During 2014 Archaeology In Marlow (AIM) is conducting further investigations at a site in Little Marlow, Buckinghamshire. This site comprises of a double enclosure earthwork believed to be Medieval in date, but Neolithic artefacts and Iron Age pottery found there suggest the origins of the site are much earlier. AIM will continue to conduct research into the site and surrounding area to learn more about the site. In addition, AIM will be continuing to excavate a 7 x 1 metre trench across the bank and ditch of the outer enclosure and will then commence excavating two new test pits (1 x 1 metre) in the inner enclosure. AIM intends to visit the site on Sunday mornings (10 o'clock) during 2014. These visits last around 3 hours. The schedule of visit dates is available upon request. Participation at these gatherings is free to all AIM members. Non-members are very welcome, experienced, or not, as training will be given in a wide variety of archaeology practices, but they must first join AIM via the AIM website. Excavators must be over 16 and under 77 years of age to be covered by AIM's insurances. As the investigations are on private land and space is limited, potential volunteers will need to 'book in', by emailing John Laker.
In 2014, we found evidence of an ever changing landscape that began the 19th century as a busy and rather smelly semi-industrial yard, before being absorbed by All Saints church to become a burial ground in 1826. This quiet place of remembrance would receive the remains of parishioners old and young until 1860, when All Saints church hall was built. This building was used as a Sunday school, a mortuary chapel and even a boxing club, until its demolition in 2013. Pre-dating all of this, we began to discover elements of a much altered post-medieval rectory, wall footings that could once have been a row of medieval cottages and pits and deposits relating to the site's 12th century occupation. In 2015, we aim to look more closely at these features and to see what surprises are laying in wait beneath them. The dates for the 2015 season will follow the same format as last year, with three main sessions and a number of weekend courses. The 2015 dates are as follows: Spring session Monday April 6th - Friday April 17th 2015, Weekend course Saturday April 11th - Sunday April 12th 2015, Summer session Monday June 22nd - Friday September 11th 2015. Weekend course Saturday August 22nd- Sunday August 23rd 2015. An Autumn dig will be scheduled in 2015, most likely occurring in October. Please email us to express interest.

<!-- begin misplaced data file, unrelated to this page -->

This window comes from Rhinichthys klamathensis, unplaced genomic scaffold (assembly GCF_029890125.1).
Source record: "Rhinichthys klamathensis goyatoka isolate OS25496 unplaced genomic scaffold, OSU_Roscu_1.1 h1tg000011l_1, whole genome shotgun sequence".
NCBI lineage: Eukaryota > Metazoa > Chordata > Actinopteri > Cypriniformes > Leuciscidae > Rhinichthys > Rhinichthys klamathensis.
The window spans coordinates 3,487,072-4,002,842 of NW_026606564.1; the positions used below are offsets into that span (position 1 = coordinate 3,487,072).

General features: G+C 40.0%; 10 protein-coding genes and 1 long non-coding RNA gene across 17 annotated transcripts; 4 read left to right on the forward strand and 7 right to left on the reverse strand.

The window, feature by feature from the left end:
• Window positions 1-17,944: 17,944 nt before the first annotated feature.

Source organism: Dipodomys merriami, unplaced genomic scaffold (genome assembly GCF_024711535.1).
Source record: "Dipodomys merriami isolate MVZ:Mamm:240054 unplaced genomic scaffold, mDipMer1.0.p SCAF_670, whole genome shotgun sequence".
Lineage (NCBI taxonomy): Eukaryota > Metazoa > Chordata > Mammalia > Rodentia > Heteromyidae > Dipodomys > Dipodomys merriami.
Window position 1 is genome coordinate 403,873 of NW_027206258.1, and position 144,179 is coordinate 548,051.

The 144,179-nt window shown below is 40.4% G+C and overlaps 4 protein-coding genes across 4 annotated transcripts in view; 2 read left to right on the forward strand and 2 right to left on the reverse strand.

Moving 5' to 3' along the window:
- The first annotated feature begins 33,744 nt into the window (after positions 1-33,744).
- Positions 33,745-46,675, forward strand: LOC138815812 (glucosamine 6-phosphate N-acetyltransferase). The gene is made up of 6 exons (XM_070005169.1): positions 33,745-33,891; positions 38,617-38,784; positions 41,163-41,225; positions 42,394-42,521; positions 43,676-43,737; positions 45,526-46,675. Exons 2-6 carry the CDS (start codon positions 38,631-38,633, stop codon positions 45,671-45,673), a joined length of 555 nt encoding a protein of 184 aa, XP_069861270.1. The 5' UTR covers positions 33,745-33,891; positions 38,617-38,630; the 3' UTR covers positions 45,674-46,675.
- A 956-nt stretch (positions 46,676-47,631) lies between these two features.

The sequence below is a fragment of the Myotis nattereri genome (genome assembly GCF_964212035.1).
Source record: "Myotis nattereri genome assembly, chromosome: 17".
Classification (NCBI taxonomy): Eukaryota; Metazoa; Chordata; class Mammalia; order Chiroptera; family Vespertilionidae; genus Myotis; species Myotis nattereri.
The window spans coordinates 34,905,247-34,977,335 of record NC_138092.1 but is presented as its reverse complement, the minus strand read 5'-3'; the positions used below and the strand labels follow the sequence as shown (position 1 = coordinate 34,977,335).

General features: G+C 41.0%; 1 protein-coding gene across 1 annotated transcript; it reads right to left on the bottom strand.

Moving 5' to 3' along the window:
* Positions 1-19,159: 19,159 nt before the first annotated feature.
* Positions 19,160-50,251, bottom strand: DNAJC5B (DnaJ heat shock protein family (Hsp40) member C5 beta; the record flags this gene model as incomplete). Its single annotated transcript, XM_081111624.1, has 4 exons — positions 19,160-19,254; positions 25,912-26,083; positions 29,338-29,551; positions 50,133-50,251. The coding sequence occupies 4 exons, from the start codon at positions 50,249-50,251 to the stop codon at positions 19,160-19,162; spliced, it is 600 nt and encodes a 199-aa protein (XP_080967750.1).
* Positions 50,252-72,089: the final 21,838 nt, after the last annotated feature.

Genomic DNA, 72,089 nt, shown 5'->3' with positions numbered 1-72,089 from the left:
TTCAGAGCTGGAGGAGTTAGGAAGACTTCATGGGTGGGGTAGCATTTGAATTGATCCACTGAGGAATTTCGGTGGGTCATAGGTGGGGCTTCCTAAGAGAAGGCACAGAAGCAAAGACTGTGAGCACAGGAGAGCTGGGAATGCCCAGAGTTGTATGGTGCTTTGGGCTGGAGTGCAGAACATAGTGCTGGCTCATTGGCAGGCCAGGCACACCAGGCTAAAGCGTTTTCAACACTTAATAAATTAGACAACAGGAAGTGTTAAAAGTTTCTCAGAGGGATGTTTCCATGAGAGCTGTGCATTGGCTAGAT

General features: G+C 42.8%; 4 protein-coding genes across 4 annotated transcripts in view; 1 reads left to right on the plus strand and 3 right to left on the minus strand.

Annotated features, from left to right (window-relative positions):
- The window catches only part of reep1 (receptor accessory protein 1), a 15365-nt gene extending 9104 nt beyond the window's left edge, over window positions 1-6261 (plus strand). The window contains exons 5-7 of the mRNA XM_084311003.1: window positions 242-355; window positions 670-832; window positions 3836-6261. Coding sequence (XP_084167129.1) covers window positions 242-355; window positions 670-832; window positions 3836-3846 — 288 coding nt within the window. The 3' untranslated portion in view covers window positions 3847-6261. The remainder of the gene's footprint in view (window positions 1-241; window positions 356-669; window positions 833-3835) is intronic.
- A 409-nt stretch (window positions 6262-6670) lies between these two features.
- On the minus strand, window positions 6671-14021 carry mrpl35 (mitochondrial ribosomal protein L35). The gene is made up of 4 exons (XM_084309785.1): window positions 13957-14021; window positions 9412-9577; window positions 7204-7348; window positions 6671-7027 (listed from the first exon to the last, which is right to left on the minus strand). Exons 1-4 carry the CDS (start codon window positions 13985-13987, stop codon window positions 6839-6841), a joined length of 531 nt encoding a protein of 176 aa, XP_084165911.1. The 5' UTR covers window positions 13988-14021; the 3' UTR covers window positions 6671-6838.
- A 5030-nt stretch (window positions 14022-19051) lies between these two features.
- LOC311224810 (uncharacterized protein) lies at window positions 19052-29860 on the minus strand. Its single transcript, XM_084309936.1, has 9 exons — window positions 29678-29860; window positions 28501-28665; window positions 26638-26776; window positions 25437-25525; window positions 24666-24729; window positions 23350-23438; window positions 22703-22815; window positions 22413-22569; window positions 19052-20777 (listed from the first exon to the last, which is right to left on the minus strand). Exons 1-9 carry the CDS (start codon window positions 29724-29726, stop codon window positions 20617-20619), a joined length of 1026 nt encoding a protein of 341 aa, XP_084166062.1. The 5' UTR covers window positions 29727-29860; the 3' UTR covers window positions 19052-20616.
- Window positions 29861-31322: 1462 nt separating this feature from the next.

Annual excavation of prehistoric burial cairns, dating from the Neolithic to Iron Age with later settlement in the Anglo-Saxon and Medieval periods. Local camping sites available. Under 16's welcome with an adult. Cost on application and training by arrangement. Apply with CV.
This year at Ipplepen in South Devon we will continue to investigate in detail structures in the busiest area of the largest known Romano-British settlement in Devon. This season will focus on the Roman road and the associated late and post-Roman cemetery, revealed in 2011 and 2014, twice featured on the BBC Digging for Britain programme (series 2, 2011; Series 4, forthcoming). The significance of the site has been demonstrated through four seasons of geophysical survey, targeted excavation and an extraordinary wealth of material culture. In previous years students and members of the local community have also revealed an Iron Age Settlement phase along with evidence for earlier Neolithic activity. Run by The University of Exeter and supported by the Portable Antiquities Scheme, the British Museum and Devon County Council. 06th- 31st July Cost £200 per week. Accommodation and food is not included, but reduced rates at a local campsite have been arranged. No experience needed as full training is given. Must be over 18 (or over 16 if accompanied by a parent/guardian).